I also love all things infectious diseases – and while we know globally we are improving at preventing and controlling infectious diseases, there is still so much work to be done. There is a changing landscape in global health too, we need to do more work at understanding socio-economic and environmental drivers of health and not to forget the increasing burden of non-communicable diseases.
What role has mentorship had in your study and career to date? Do you think this process is important for encouraging and retaining women in STEMM?
I think mentorship is incredibly important for everyone working in STEMM – both men and women. What is also important is to have sponsors who will provide opportunities and provide a launching platform and recommend your name. Sponsors can be difficult to identify as they need to be familiar with your work and attest to the quality, but not feel that they are in-competition with you.
I think most people would agree that researchers who have strong mentors and sponsors have a ‘better’ career progression resulting in higher retention.
My key mentors are not people I directly work with but they have all throughout had immense faith in me and been generous with time and opportunities! Dr Sue van Leeuwen has been a central figure for me. She has a background in business and leadership and has continually empowered me to do things differently and to try and be a change-maker.
I also rely on my peer-network – some of my peers who are colleagues and close friends have been incredibly inspiring. We all always take pride in each other’s achievements.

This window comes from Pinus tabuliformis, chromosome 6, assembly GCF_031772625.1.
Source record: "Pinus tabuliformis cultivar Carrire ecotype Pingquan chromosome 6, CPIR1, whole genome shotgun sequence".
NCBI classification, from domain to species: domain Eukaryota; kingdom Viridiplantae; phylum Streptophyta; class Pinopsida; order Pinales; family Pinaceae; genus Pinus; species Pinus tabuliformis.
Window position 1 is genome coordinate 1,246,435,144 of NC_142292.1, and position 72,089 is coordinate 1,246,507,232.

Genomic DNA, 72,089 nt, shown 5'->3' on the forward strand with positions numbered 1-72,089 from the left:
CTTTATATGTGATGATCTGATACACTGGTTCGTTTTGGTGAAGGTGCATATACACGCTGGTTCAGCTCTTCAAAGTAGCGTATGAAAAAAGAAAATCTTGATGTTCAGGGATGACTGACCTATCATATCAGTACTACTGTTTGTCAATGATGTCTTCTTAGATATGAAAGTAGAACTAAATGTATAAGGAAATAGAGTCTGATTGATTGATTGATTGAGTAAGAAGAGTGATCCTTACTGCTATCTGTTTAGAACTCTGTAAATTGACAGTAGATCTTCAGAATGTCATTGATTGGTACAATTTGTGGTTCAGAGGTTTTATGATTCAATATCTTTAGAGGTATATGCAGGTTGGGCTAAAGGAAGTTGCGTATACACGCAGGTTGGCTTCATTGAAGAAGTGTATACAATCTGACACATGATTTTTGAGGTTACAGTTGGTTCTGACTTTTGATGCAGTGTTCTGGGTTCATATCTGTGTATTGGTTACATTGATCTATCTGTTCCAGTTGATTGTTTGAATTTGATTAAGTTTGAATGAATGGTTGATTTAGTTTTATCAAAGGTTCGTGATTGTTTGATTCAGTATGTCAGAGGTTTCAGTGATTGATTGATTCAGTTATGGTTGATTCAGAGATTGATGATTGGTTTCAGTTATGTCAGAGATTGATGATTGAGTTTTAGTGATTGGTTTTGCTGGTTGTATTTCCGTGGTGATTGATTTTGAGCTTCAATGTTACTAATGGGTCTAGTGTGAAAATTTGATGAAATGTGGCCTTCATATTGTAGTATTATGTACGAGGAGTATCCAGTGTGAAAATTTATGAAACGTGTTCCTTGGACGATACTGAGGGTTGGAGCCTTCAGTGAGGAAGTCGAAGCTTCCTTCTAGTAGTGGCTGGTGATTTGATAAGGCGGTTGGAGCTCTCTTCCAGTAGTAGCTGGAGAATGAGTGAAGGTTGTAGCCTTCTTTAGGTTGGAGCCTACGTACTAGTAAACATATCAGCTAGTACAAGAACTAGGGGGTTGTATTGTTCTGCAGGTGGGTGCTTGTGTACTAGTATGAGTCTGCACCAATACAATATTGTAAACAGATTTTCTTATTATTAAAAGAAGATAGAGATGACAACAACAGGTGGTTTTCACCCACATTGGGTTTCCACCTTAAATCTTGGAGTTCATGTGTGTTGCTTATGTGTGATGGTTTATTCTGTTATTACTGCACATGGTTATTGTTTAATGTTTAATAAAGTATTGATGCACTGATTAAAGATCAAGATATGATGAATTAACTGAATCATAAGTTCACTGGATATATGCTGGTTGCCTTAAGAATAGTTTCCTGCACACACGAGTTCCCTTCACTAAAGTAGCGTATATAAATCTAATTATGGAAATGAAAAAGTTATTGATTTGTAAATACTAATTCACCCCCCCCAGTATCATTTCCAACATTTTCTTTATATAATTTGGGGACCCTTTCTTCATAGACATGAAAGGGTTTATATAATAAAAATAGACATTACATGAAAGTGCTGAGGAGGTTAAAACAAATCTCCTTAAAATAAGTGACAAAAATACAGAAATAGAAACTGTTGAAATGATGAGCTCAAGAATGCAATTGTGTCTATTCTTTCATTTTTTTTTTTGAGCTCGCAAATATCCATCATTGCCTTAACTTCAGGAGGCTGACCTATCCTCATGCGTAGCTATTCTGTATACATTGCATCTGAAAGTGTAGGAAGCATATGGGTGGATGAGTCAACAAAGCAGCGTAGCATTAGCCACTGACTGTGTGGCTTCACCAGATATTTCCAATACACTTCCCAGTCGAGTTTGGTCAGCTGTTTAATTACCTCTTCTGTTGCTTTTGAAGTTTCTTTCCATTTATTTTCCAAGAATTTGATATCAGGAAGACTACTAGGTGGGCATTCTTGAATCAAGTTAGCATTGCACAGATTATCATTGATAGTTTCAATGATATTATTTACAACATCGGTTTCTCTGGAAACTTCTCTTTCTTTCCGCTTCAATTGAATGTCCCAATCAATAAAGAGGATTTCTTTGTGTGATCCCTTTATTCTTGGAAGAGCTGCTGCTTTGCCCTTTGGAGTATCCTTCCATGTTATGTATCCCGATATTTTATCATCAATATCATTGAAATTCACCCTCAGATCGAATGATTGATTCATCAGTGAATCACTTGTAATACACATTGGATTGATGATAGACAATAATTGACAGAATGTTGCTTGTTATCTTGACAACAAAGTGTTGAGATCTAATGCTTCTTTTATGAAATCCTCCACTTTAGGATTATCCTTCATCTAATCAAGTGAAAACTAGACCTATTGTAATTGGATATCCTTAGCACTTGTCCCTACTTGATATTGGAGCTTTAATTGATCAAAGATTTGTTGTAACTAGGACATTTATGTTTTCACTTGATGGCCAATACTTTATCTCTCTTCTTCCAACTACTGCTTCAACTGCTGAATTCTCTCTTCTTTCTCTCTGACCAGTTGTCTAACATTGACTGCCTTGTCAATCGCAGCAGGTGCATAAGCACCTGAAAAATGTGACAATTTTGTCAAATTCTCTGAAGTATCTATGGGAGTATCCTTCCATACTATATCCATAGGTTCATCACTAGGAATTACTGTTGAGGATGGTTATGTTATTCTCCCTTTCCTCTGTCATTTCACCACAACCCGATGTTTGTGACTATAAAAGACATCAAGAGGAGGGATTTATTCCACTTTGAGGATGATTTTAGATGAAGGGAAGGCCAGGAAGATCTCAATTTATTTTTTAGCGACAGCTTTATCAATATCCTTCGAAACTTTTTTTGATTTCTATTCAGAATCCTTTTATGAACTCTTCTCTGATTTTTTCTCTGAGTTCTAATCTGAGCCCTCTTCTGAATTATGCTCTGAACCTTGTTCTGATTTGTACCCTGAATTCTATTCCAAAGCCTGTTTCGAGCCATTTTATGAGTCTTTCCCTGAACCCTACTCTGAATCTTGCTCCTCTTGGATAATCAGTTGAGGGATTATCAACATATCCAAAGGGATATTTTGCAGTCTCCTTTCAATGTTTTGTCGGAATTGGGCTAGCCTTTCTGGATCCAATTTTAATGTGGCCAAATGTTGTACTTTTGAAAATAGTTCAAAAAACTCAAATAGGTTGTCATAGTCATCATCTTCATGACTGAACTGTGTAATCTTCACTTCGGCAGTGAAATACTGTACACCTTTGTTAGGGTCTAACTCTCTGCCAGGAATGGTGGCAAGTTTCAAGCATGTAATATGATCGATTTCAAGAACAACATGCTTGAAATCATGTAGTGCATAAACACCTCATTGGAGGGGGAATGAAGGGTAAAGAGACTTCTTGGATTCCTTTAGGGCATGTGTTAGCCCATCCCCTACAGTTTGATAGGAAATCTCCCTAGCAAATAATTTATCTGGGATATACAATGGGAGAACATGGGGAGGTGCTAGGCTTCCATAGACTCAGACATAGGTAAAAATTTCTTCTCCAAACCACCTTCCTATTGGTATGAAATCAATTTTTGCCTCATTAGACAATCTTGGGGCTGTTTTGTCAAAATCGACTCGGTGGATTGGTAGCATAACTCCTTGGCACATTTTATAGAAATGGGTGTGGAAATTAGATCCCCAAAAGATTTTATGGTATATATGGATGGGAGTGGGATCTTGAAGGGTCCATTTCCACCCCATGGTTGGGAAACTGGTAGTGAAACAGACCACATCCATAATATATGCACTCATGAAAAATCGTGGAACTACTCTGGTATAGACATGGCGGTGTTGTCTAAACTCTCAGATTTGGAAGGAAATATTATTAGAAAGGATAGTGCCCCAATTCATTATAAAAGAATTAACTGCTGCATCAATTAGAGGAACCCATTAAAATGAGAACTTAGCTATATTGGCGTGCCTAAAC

I personally mentor a few early career researchers – and some of my happiest moments are when they share their successes with me. I try and connect them with others working in the field to expand their networks.
What words of advice would you give other women who are thinking of stepping into a career in STEMM?
I am not sure about advice – but there are few lessons that I have learnt along the way –
There are so many cool and amazing things you can do if you have a STEMM career! Research is just one of them, and even if you are in research there are various different pathways you can take. It may not always be easy to identify them but it’s important to have your eyes open to opportunities.
Find your passion, carve your own path (it is all about the journey!), and build your inner-circle of trust. There will be many people along the way who will empower you and some who will doubt you, undermine you, ask you to push harder or don’t work too hard – try not to get bogged down with negativity.
Take on opportunities when they arise and say yes to leadership positions! There are such few women in leadership positions.
We can’t be what we can’t see – so I would like to see more women in leadership roles.
We also need more female leaders to lift other women.
And find yourself a good mentor!